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Where do you think the future of Medicine is going?

////Where do you think the future of Medicine is going?

With exams and interviews piling up, applicants often overlook the importance of recent medical news. What if you were given this question “Tell me about where you think the future of Medicine is going.”, a rather popular question among interviewers? Let’s see how one could potentially show the interviewers that

1) You have caught up with recent medical news

2) You have good scientific knowledge

3) You are interested in medicine, and not just a machine that takes UCAT/ BMAT/ A-Levels/ IB/ Pre-U robotically.

Example answer:

“Inflammatory Bowel Disease (IBD), despite not frequently mentioned, is suffered by many. Not much is known about this group of diseases that cause prolonged inflammation of the digestive tract, nor is there a cure for it. Thanks to GWAS (Genome-wide association study), researchers have pinpointed a few genetic variants that trigger it.

I believe that GWAS may be increasingly important to solve the mysteries of complex disease in the future (diseases caused by both genetic and environmental factors, which include cardiovascular diseases, autoimmune diseases, metabolic diseases (e.g. type II diabetes mellitus), neurodegenerative diseases (e.g. Alzheimer’s’)), since they are placing an increased burden on the health services. It could also aid drug discovery and the development of precision in the years to come. Despite our advances in genome mapping and sequencing, our understanding is still limited, since complex diseases don’t follow the well-understood Mendelian pattern of inheritance and one having the genes does not guarantee that they will develop features of the disease, it makes it hard for scientists to predict the disease risk and to develop a treatment plan.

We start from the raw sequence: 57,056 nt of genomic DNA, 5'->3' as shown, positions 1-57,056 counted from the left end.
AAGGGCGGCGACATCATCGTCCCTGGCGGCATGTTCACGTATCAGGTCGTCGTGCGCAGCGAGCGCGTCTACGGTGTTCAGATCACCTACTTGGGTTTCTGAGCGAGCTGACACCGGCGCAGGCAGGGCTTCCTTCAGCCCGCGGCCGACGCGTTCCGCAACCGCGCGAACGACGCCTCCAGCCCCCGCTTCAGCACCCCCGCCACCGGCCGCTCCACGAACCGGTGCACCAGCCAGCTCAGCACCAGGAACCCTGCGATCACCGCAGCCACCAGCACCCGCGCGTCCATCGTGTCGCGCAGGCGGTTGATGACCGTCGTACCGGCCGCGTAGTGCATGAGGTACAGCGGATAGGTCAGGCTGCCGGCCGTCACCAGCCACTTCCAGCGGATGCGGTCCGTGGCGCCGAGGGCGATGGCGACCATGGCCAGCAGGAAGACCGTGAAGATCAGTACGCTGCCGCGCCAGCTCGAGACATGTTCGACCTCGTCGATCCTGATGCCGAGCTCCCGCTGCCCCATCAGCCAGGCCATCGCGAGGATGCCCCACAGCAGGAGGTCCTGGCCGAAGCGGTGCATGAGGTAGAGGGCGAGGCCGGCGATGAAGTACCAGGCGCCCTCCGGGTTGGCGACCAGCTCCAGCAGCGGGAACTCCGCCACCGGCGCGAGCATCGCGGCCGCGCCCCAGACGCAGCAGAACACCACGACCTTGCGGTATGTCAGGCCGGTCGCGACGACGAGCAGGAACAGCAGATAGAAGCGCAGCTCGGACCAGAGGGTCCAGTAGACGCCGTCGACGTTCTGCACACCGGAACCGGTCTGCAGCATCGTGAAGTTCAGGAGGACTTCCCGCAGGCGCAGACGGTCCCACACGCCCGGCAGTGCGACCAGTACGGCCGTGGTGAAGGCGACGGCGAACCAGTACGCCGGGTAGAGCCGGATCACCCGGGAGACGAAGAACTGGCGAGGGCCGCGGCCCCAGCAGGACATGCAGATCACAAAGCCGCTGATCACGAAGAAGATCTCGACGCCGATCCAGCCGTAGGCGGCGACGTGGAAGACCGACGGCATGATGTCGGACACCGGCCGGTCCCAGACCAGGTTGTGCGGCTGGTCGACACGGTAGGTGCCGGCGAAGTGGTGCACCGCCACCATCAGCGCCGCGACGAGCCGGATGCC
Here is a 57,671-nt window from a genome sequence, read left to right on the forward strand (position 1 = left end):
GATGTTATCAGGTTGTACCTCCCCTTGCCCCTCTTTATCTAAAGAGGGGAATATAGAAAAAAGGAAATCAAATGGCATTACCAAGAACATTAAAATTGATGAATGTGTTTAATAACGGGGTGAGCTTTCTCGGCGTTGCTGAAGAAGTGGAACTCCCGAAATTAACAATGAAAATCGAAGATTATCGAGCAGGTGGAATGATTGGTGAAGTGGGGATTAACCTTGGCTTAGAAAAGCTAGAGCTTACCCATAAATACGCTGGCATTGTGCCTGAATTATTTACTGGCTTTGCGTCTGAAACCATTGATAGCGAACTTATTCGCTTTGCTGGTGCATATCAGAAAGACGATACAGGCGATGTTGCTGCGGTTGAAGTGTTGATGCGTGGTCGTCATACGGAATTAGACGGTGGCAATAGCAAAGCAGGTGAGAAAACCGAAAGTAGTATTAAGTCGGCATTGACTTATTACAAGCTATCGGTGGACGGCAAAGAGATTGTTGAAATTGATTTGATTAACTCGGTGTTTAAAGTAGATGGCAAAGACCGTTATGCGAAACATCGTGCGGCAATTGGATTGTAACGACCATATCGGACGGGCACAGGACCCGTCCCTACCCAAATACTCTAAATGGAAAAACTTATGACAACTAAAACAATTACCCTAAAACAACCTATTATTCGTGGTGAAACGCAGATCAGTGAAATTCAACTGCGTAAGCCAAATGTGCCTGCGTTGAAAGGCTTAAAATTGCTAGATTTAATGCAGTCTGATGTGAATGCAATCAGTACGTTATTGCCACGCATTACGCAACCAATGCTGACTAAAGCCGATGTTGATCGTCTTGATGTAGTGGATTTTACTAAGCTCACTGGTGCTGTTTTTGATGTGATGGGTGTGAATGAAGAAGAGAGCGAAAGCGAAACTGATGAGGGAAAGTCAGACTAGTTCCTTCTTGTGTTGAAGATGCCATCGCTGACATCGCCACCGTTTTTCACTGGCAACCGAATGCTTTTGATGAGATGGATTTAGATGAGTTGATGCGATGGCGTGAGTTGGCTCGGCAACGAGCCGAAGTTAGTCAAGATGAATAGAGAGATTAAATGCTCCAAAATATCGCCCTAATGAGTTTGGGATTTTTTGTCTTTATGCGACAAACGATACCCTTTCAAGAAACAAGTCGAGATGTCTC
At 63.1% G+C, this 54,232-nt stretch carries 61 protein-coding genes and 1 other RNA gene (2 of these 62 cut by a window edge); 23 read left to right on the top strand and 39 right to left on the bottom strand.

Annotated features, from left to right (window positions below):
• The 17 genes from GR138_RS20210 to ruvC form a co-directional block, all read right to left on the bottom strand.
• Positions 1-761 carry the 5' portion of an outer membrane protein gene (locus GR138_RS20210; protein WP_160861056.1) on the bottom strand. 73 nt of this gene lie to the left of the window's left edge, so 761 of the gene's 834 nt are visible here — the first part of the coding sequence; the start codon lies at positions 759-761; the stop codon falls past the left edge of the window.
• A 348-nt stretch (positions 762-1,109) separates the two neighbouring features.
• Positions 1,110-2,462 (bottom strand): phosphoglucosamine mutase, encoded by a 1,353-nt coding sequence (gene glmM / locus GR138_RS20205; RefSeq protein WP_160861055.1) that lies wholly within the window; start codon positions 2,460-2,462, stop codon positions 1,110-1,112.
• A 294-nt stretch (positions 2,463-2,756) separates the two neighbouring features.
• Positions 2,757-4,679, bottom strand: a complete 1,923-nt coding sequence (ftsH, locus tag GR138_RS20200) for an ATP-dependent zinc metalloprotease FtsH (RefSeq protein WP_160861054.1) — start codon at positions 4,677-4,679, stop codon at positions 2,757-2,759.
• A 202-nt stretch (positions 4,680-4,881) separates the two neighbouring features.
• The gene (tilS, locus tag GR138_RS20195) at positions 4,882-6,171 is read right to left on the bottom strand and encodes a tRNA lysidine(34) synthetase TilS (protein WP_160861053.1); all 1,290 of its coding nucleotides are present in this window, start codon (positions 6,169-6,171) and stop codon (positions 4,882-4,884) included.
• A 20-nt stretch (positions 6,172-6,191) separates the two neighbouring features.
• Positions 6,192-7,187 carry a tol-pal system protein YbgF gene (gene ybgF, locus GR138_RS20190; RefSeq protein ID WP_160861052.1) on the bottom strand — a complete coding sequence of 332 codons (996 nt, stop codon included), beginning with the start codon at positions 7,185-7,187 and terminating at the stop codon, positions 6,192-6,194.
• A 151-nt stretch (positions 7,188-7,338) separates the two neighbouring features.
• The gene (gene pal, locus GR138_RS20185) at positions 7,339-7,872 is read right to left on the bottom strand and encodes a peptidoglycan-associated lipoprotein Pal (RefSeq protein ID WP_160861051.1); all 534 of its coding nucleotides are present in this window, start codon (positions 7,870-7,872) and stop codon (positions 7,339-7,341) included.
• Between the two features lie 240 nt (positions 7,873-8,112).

With GWAS, which essentially is an analysis algorithm which looks at the allele frequencies between people with the diseases (“cases”) and those without (“controls”), scientists can now discover risk alleles for the disease (The theory behind this is simple: if an allele with a particular SNP (single nucleotide polymorphism) – a variation in a single nucleotide at a specific position in the genome – has a higher frequency in cases than controls, it is deemed a risk allele for the disease.) Certainly, there remain some limitations – for instance, a higher frequency of an allele with the disease could merely be attributed to chance.”

You could also use this opportunity to link it to something you have done (e.g. a genetic research placement / talking to patients with IBD). So, grab the next copy of Science magazine, and happy reading!

http://www.sciencedirect.com/science/article/pii/S0925443914001306
http://www.medicalnewstoday.com/articles/318212.php

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About the Author:

I'm a medical student at Cambridge University, and one of the co-founders of 6med. I created the BMAT Crash Course and Interview Crash Course, and helped code BMAT Ninja and UKCAT Ninja. If you need a hand with anything, feel free to give me a shout!

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